2023 Children's Science News - Gold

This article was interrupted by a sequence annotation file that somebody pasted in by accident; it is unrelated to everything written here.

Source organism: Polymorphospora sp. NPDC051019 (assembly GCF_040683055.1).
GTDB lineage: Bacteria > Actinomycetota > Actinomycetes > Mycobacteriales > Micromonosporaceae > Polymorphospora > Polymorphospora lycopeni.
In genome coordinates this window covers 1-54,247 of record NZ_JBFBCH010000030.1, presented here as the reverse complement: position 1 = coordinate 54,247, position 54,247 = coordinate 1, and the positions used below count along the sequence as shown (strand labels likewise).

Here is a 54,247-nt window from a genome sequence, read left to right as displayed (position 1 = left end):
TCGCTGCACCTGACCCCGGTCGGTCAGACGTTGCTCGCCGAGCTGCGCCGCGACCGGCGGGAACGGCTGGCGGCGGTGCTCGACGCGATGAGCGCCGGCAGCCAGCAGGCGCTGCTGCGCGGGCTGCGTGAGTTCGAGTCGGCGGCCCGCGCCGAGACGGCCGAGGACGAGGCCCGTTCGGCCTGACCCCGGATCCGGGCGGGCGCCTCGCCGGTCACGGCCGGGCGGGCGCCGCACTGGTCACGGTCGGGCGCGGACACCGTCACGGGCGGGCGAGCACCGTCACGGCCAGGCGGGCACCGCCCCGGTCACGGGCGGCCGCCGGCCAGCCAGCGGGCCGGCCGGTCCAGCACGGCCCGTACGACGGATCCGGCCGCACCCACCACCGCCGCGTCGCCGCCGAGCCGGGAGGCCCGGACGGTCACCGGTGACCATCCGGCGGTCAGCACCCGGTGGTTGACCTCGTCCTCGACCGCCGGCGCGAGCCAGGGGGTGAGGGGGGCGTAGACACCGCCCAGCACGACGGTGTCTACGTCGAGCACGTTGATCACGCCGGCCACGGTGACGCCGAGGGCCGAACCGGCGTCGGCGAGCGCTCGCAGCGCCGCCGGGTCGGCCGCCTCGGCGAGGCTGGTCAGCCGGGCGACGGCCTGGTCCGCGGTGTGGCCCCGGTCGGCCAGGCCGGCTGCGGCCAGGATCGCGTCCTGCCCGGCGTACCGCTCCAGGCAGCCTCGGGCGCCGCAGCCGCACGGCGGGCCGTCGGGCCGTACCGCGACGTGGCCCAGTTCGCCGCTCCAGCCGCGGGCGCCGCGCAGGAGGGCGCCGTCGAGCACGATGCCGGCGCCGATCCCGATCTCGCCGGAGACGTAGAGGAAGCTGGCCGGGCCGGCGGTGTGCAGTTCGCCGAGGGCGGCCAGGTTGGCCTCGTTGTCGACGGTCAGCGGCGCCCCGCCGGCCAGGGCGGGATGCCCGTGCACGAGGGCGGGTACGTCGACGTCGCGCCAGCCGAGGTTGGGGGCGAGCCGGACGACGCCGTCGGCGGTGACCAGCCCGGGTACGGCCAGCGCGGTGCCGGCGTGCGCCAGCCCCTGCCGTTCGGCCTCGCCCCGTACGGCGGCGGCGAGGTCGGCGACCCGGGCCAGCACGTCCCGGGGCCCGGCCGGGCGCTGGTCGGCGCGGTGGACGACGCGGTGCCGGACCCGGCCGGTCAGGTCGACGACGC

Laura Allen told her young readers about scientists who are learning how to make cement and brick construction materials more Earth-friendly with a surprising ingredient: poop. In some cases, the feces come from grazing animals such as cows, whose manure is full of plant fibers. Recycling sludge — the material from sewage-treatment plants — also works. Both types of poop have chemical ingredients useful in making cement and bricks. Large amounts of sewage sludge get buried in landfills each year, Allen reports, but making construction materials with it instead could put this waste to better use and, at the same time, reduce the pollution created by the standard fossil-fuel burning processes used to make cement and bricks. In one experiment, mixing 15 percent sludge ash with ground limestone made a product as strong as regular cement while cutting fossil-fuel emissions by 13 percent. Judge Paul Basken, North America editor for Times Higher Education, called Allen’s piece “an important story of environmental sustainability, told in a clear and engaging narrative, mixing a serious message with a good pace of fun and humor, to animate for children the scientific process working in the real world to a highly beneficial effect.” Judge Christine Dell’Amore, online natural history editor for National Geographic, said the story “offers a real-life, everyday connection to kids” with writing that is “clear, simple and direct.” Laura Allen said: “I am so honored to win this award. I’m excited to share with young people how something as ordinary as poop can help fight climate change and has the potential to be an important resource.”